- Not enactedThe President has not signed this bill
- The senate has not voted
Committee on Banking, Housing, and Urban Affairs
- senate Committees
- The house has not voted
Committee on Financial ServicesIntroducedJanuary 4th, 2019
- house Committees
What is House Bill H.R. 241?
Cost of House Bill H.R. 241
In-Depth: Rep. Roger Williams (R-TX) reintroduced this bill from the 115th Congress to reduce the burden on both regulators and those they examine.
The Conference of State Bank Supervisors (CSBS), the nationwide organization of state regulators from all 50 states, American Samoa, the District of Columbia, Guam, Puerto Rico, and the U.S. Virgin Islands, supports this bill. In a letter to Rep. Williams when this bill was under consideration last Congress, CSBS president and CEO John W. Ryan wrote:
“This legislation will enhance state and federal regulators’ ability to coordinate examination of and share information on banks’ technology vendors in an effective and efficient manner… The Bank Service Company Act (BSCA) authorizes federal regulators to examine TSPs to assess the potential risks they pose to individual client banks and the broader banking system. Currently, 38 states have similar authority under state law. We note that this bill does not create any new authority at the state level. The BSCA is silent regarding authorities and/or roles of state banking regulators. The BSCA silence results in duplication and inefficient supervision. Amending the BSCA to appropriately reflect states’ authority to examine TSPs will improve state-federal coordination and information sharing and promote more efficient supervision of TSPs that provide critical services to a broad range of banks… Exam coordination and improved information sharing among state and federal regulators will allow regulators to use limited resources more effectively to avoid duplicative examinations and reduce regulatory burden.”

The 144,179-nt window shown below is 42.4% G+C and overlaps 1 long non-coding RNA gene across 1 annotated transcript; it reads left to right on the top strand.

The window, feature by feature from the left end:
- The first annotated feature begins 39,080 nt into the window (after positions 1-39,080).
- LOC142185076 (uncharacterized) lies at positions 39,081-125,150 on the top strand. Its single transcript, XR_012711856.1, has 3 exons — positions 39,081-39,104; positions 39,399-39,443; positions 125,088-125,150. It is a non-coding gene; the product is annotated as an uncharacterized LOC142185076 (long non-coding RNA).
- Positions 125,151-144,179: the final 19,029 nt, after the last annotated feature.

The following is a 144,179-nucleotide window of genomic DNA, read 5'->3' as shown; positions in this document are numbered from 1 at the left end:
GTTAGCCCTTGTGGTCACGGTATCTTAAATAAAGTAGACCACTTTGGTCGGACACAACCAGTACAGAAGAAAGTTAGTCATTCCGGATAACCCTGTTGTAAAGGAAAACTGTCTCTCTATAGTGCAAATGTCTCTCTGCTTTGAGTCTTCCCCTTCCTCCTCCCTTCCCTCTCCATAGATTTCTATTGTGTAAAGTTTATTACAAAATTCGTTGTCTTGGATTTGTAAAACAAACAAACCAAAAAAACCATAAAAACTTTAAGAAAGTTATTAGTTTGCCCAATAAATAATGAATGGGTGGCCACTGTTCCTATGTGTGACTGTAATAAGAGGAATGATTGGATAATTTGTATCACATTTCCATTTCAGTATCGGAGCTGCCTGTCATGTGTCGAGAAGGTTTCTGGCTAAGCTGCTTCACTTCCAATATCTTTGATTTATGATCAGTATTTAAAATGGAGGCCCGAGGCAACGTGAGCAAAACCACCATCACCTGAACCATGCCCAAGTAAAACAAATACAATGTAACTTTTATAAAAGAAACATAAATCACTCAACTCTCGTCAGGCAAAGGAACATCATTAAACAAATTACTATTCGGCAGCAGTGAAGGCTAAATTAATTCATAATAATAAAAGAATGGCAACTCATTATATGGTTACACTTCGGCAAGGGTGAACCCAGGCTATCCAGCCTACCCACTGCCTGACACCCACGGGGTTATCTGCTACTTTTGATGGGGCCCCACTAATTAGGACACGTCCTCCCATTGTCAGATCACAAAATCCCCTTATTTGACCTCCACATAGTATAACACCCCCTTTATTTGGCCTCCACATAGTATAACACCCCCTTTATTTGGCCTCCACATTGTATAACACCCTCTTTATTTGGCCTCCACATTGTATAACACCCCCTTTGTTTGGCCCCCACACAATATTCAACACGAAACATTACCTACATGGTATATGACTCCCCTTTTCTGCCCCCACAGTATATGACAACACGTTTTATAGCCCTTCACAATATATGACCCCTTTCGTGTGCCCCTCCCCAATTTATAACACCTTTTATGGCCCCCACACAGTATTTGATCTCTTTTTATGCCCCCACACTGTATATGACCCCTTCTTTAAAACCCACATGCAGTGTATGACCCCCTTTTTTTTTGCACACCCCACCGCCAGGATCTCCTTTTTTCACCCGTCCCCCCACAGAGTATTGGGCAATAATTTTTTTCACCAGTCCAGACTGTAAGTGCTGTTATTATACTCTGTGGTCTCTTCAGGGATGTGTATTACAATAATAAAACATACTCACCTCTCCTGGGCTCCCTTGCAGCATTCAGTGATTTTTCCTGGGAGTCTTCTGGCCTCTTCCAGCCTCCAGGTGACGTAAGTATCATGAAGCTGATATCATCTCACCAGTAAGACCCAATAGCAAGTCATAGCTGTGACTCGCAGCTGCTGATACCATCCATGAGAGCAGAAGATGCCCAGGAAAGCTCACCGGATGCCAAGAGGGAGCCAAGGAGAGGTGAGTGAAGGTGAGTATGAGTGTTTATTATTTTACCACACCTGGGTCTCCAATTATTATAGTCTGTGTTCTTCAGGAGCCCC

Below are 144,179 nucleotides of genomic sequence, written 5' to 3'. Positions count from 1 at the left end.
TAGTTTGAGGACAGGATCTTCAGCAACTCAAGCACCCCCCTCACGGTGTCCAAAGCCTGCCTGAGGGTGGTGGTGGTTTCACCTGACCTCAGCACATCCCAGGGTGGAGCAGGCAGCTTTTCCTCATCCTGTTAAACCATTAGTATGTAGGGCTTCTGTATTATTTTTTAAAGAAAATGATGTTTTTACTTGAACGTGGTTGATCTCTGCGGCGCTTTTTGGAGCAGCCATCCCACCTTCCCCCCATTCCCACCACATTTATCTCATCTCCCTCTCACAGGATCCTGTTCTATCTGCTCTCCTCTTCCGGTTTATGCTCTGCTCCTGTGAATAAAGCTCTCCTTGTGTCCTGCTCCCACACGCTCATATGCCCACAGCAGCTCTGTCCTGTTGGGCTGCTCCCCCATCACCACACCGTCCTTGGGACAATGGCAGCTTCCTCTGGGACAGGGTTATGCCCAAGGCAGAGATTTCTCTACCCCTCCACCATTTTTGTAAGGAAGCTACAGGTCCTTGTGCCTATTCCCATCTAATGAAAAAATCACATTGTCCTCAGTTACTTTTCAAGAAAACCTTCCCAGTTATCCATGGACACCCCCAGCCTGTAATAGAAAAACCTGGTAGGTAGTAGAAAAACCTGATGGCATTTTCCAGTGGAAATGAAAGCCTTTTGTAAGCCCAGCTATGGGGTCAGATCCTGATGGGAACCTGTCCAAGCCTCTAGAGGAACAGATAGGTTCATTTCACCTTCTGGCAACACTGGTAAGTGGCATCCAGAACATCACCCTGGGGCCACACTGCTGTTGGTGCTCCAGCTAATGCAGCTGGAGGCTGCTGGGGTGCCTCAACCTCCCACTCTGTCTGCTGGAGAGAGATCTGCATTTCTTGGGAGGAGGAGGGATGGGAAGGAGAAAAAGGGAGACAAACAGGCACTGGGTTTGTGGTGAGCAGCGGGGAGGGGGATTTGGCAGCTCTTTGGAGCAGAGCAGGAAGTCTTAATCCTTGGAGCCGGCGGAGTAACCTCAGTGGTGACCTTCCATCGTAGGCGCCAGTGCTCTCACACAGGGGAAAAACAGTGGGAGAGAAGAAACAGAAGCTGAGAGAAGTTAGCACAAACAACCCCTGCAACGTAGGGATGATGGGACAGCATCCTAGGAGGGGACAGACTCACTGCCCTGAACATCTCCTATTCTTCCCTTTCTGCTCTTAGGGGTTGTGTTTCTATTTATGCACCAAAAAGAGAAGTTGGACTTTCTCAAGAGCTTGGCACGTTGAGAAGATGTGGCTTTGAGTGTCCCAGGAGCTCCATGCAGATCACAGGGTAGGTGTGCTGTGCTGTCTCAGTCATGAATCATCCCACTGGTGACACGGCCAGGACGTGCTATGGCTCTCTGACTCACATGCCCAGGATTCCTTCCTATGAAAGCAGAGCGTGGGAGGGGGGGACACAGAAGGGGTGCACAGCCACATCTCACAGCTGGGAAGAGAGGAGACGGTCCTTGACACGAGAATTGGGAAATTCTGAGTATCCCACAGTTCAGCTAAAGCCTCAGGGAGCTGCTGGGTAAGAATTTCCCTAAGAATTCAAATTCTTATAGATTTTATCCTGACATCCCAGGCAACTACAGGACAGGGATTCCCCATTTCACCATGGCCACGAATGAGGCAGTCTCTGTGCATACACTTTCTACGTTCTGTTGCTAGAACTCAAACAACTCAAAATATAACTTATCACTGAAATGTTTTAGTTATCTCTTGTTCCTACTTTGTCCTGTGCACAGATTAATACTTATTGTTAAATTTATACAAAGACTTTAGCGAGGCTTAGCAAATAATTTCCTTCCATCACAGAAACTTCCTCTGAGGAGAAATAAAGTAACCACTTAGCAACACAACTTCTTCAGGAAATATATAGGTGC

Writing in MarketWatch in September 2018, Caroline Baum argued that the 2008 financial crisis was largely a failure by regulators to enforce existing regulations. Baum argued that regulators’ failures to see banks’ and financial institutions’ risky investments for what they were contributed to the financial crisis. In some cases, regulators became friends with the people they were supposed to be regulating and failed to exercise their duties responsibility — and due to understaffing and lack of redundancy in the regulatory system at the time, there wasn’t any way to catch these issues.
This legislation has one cosponsor, Rep. Greg Meeks (D-NY), in the 116th Congress. Last Congress, it passed the House Committee on Financial Services by a 56-0 vote with the support of five bipartisan cosponsors, including three Republicans and two Democrats.
- Sponsoring Rep. Roger Williams (R-TX) Facebook Post (115th Congress)
- CBO Cost Estimate (115th Congress)
- Conference of State Bank Supervisors (CSBS) (In Favor, 115th Congress)
Summary by Lorelei Yang(Photo Credit: iStockphoto.com / utah778)